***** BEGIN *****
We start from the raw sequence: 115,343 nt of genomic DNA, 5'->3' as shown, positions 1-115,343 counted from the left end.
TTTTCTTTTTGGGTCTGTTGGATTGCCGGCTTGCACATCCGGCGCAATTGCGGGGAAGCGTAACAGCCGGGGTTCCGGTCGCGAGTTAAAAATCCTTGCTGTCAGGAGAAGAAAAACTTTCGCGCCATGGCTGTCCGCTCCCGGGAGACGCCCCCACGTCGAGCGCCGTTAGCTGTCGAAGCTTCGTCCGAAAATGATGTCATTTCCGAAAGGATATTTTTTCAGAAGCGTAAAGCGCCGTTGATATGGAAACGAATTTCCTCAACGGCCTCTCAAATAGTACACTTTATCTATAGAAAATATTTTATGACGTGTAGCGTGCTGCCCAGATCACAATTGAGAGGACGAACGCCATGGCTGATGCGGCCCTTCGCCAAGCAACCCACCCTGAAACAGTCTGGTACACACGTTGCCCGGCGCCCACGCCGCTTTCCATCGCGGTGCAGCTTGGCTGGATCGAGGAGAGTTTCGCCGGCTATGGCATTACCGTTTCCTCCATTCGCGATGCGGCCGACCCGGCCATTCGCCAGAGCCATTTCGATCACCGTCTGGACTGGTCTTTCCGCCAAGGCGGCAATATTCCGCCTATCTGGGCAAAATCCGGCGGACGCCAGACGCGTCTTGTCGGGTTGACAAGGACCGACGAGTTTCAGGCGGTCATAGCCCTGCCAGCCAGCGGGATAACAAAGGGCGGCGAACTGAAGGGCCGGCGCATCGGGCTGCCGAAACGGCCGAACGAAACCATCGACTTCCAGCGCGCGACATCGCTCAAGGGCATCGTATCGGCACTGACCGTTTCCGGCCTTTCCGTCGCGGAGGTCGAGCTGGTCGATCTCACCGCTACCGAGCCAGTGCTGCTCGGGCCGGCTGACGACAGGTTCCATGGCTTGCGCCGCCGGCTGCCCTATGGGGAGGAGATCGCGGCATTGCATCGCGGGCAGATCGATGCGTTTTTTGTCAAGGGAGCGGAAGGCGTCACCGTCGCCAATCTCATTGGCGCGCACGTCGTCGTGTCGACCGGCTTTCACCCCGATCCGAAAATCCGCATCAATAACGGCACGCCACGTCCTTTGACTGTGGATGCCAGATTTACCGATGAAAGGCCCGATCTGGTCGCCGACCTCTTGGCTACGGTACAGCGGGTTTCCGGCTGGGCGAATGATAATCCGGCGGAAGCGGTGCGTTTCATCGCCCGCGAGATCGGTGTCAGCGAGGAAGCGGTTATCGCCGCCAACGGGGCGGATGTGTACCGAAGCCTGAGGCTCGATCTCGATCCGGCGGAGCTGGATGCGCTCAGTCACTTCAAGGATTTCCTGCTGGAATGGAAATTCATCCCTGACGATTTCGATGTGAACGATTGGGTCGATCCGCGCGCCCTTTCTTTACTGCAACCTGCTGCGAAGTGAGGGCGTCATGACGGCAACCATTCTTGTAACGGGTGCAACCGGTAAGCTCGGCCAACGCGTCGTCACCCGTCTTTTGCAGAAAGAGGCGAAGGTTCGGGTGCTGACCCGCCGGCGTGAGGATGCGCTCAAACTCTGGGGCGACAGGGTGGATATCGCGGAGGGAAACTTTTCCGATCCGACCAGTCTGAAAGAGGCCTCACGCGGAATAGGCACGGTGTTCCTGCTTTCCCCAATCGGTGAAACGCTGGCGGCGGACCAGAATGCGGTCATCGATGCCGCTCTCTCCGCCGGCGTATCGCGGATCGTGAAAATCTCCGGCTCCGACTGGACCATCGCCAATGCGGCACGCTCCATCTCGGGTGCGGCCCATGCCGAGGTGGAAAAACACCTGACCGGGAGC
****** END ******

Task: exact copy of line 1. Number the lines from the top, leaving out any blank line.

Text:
We start from the raw sequence: 115,343 nt of genomic DNA, 5'->3' as shown, positions 1-115,343 counted from the left end.